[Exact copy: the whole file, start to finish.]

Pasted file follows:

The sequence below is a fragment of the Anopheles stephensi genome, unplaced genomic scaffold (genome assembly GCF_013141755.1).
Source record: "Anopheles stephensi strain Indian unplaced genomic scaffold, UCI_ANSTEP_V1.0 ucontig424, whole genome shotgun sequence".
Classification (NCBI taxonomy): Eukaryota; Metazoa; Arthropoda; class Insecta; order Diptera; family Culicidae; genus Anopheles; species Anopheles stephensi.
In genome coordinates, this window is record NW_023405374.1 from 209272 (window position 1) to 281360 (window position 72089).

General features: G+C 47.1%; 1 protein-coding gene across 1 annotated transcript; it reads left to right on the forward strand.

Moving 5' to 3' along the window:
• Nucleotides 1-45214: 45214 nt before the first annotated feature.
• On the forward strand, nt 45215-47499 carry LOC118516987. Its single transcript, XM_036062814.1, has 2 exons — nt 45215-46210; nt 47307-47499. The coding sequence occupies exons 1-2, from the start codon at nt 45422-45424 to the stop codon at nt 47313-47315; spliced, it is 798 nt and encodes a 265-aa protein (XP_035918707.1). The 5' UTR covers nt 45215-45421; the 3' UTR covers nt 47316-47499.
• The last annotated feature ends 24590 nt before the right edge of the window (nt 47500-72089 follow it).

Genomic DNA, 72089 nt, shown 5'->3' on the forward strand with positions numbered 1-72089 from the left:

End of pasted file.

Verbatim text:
The sequence below is a fragment of the Anopheles stephensi genome, unplaced genomic scaffold (genome assembly GCF_013141755.1).
Source record: "Anopheles stephensi strain Indian unplaced genomic scaffold, UCI_ANSTEP_V1.0 ucontig424, whole genome shotgun sequence".
Classification (NCBI taxonomy): Eukaryota; Metazoa; Arthropoda; class Insecta; order Diptera; family Culicidae; genus Anopheles; species Anopheles stephensi.
In genome coordinates, this window is record NW_023405374.1 from 209272 (window position 1) to 281360 (window position 72089).

General features: G+C 47.1%; 1 protein-coding gene across 1 annotated transcript; it reads left to right on the forward strand.

Moving 5' to 3' along the window:
• Nucleotides 1-45214: 45214 nt before the first annotated feature.
• On the forward strand, nt 45215-47499 carry LOC118516987. Its single transcript, XM_036062814.1, has 2 exons — nt 45215-46210; nt 47307-47499. The coding sequence occupies exons 1-2, from the start codon at nt 45422-45424 to the stop codon at nt 47313-47315; spliced, it is 798 nt and encodes a 265-aa protein (XP_035918707.1). The 5' UTR covers nt 45215-45421; the 3' UTR covers nt 47316-47499.
• The last annotated feature ends 24590 nt before the right edge of the window (nt 47500-72089 follow it).

Genomic DNA, 72089 nt, shown 5'->3' on the forward strand with positions numbered 1-72089 from the left: